I just learned that tomorrow we’re going to get a total solar eclipse. Because most people don’t see even one solar eclipse per year, they are worth mentioning whenever they happen. They were an even bigger deal in ancient times, when people didn’t know what caused eclipses, and were terribly upset by them. In Mesopotamia, for example, an eclipse was seen as a sign that the king was going to die, and he might crown a substitute king for a few days, in the hope that the wrath of the gods would fall on him instead. If nothing bad happened before the omens turned good again, they would sacrifice the substitute king as a thank offering to the gods, which also caused the death of the king the omens had predicted in the first place.
At least once, however, the custom backfired. Around in 1639 B.C., King Irra-Imitti of the city of Isin got some bad omens, and responded by putting the crown on the head of his gardener, Enlil-Bani. But things did not go as planned–the real king died because “he had swallowed boiling broth.” (poison?) The lucky king for a day refused to step down and ruled for the next 24 years.
But I’m digressing. It seems that a total solar eclipse is only likely to be visible once in a lifetime, at any given spot. We got one while I lived in Florida, on March 7, 1970. The best place to observe it was a small town named Perry, near Tallahassee. Consequently our planetarium had a bus trip to and from Perry, and I went with my mother. Unfortunately the sky was overcast when we got there, so all I saw was a dark shadow rapidly move across the clouds towards us, and then about three minutes later daylight came just as fast, from the same direction. In other words, the clouds eclipsed the eclipse!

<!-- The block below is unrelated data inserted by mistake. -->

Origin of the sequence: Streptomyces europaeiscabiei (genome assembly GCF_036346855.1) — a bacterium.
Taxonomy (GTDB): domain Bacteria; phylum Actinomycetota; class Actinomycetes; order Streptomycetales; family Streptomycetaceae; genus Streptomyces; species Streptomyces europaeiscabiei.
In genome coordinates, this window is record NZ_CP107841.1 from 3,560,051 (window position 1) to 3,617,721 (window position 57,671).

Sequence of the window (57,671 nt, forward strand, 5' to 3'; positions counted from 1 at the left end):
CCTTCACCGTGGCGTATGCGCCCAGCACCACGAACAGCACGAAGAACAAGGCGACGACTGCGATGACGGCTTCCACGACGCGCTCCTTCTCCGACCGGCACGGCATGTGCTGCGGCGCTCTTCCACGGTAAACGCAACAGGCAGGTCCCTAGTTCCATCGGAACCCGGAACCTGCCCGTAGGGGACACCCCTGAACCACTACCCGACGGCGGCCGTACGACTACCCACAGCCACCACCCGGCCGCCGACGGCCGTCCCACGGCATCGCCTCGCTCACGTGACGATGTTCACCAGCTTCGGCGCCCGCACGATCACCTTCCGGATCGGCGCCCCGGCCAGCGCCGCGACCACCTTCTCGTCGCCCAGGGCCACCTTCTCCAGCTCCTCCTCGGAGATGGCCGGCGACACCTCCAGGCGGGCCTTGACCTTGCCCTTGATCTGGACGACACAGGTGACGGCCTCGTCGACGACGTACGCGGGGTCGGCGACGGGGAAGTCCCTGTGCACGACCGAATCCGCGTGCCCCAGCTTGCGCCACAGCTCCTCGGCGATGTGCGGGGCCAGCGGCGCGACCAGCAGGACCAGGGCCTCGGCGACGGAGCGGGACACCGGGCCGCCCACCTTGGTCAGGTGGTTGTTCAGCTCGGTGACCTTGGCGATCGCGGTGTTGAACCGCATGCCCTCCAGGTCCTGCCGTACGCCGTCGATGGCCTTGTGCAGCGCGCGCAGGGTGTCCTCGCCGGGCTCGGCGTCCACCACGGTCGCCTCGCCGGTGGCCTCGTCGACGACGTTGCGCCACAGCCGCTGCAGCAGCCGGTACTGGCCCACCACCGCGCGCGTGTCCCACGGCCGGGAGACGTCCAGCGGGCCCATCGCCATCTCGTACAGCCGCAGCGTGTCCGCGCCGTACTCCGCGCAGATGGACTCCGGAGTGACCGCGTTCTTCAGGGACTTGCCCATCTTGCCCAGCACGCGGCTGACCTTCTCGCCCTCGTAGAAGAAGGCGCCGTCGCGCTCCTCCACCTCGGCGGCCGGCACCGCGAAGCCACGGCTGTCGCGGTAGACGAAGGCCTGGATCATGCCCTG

Unfortunately you won’t be able to see this eclipse from the United States. I gather it’s mainly an Arctic show this time; it will be visible from parts of Canada, Russia and northern China. You could also call it a herald for next week’s Beijing Olympics. The National Aeronautics & Space Administration is promising to cover it live on NASA TV, starting at 6 AM EST (11 AM GMT). Or watch the video below to know what to expect, and what to do if you manage to catch the eclipse. See you next month!